Vows to Kill - Mark Capell *Disclaimer: I received a free copy from the author in return for an honest review*AuthorMark Capell is a former documentary television director. He made shows for the BBC, ITV and satellite. His debut novel, 'Run, Run, Run', became a number one bestselling crime thriller on Amazon. "Vows to Kill" is his second full length novel.ReviewI love to read good mystery novels and puzzle along. The author of "Vows to Kill" does understand what people are looking for when they are reading a mystery.The book introduces Lee, a detective who is planning to get married to Lucy soon and receives an email saying he will get killed on his wedding day.The possible suspects are Kat, a woman with wild thoughts and a somewhat weird attitude who could be a total psycho. There is Molly who obviously has serious psychological damage after her wedding was canceled for one reason or another. There was a situation in Southampton where something obviously went wrong with a suspect who issued a threat at Lee's address before. Though the connections are not always clear you can feel from their stories that they all have a ground to send the email wanting to ruin the wedding. Still I felt like the characters could have been developed more.I did miss that moment of real tension where I wanted to pull out my hair and yell "NO" at some random stranger but the whole book was a proper mystery/crime puzzle.

Death, the Devil, and the Goldfish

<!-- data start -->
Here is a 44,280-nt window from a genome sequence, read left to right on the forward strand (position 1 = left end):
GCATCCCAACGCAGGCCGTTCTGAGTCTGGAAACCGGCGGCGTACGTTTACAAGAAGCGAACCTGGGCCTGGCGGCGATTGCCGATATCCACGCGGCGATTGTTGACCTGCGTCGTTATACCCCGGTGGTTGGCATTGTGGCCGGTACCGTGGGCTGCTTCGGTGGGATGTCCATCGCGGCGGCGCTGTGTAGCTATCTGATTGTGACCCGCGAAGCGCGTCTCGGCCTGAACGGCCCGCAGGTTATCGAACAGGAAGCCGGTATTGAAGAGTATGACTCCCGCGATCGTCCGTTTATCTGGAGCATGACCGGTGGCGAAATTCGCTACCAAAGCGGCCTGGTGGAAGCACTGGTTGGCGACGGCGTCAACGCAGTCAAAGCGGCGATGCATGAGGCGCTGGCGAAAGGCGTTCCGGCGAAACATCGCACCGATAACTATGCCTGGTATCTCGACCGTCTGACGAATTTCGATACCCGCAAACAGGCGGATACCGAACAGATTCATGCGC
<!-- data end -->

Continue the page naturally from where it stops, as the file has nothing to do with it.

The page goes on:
Death, the Devil, and the Goldfish - Andrew  Buckley *Disclaimer: I received a free copy of this book on Netgalley from the publisher in return for an honest review*AuthorAndrew Buckly was born in Manchester. As a child he wrote a story about a big blue dinosaur which got awarded by his elementary teacher with a gold star. In 1997 he moved to Canada where he attended the Vancouver Film School’s Writing for Film and Television program where he graduated with excellence. After pitching and developing several screenplay projects for film and television he worked in marketing and public relations for several years before venturing into a number of content writing contracts. During this time he abandoned screenwriting altogether and began writing his first novel. Andrew lives in the Okanagan Valley, BC with his wife, children and pets.ReviewMy first thought when I saw this book on Netgalley was "how did someone manage to put a goldfish in with Death and the Devil."The several characters each have their own start in the story. It is clear from the beginning they are going to end up together but you are not sure in which capacity. I loved Gerald and the Death the most. They are the most hilarious combination. One thing that did bother me was that the author named some of the main characters alike.I must confess that I admired the many different ways the author found to describe the relationship between the goldfish and the castle.The story is a chain of the most stupid situations a human being (or not so human being) can find himself stuck in combined with the thoughts of every other sane person hearing the story. As the author mentions in his book that dark lonely half collapsing house no person with a normal working brain would enter....Still the characters have to live trough the situation wondering why them and solve the problems they get into. As some do not have previous experience in solving problems in a normal way this makes for some very hilarious situations.This book is hilarious, funny and balancing just on the right site of morality and I have not laughed like this about a book in a long time